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Russia's NATO envoy Rogozin plays down presidential aspirations

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Russia's NATO envoy Dmitry Rogozin played down rumors by Russian media on Tuesday that he plans to lead the Just Russia party and become a possible presidential candidate.

Russia's NATO envoy Dmitry Rogozin played down rumors by Russian media on Tuesday that he plans to lead the Just Russia party and become a possible presidential candidate.

Federation Council Speaker Sergei Mironov abruptly stepped down as leader of the Just Russia party over the weekend, sparking speculation that he was vacating the spot for another heavyweight like Rogozin or even President Dmitry Medvedev.

On Tuesday, Novy Region internet news agency published an interview with Konstantin Zatulin, a United Russia party member and deputy in Russia's lower house of parliament, the State Duma, where he said the party would be headed by Rogozin.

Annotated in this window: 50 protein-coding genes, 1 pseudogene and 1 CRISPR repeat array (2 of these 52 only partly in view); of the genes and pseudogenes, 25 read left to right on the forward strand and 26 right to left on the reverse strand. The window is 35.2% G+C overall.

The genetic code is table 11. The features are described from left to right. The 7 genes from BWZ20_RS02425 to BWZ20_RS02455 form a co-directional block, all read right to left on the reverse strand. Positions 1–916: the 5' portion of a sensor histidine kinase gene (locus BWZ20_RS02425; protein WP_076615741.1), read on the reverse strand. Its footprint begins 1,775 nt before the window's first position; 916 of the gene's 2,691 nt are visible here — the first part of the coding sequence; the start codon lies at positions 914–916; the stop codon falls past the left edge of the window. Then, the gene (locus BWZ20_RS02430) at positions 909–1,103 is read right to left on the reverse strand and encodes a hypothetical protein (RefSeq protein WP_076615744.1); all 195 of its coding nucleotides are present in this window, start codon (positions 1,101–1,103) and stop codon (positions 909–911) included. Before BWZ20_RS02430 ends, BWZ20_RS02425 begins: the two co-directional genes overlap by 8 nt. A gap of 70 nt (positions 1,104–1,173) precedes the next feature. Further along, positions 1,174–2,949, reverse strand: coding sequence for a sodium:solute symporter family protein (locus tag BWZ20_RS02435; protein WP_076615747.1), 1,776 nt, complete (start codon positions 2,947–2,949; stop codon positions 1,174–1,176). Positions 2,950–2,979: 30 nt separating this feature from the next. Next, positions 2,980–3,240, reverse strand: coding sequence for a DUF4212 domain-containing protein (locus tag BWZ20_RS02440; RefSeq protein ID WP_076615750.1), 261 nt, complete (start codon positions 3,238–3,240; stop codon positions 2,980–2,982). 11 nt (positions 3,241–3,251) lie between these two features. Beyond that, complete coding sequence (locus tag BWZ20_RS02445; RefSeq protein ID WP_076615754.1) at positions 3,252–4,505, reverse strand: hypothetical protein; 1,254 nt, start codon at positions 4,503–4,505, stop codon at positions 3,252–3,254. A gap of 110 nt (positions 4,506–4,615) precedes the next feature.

"I have been paying attention to Dmitry Rogozin's gradual return to politics and assume that Rogozin will in September, when the new party lists are formulated, return and become the leader of Just Russia, or will be the first person on the [presidential] ballot," Zatulin was quoted by Novy Region as saying.

Rogozin played down the prospects of becoming the new leader of Just Russia or becoming a presidential candidate.

"It's not important what a person says but why [he said it]," Rogozin told RIA Novosti in a Facebook message, adding: "But not even that is important to Zatulin."

Nikolai Levichev is presently the acting leader of the Just Russia party after Mironov stepped down; however, Zatulin believes that Levichev is merely a stand-in until September in order to make smoother the transfer of power to Rogozin.

On his Facebook page, Rogozin posted the Novy Region's story with the comment: "It would be better if Zatulin looked out for his own future and didn't decide theirs for others."

Rogozin failed to respond when asked by RIA Novosti to comment on whether he had any plans to lead the Just Russia party or was considering running for president in 2012.

Zatulin has been a controversial figure in politics, losing his mandate in the State Duma in 1995 and returning only in 2003. He become persona non grata in Ukraine and later banned from entering the country for his statements on the Crimean Peninsula.

MOSCOW, April 19 (RIA Novosti, David Burghardt) 

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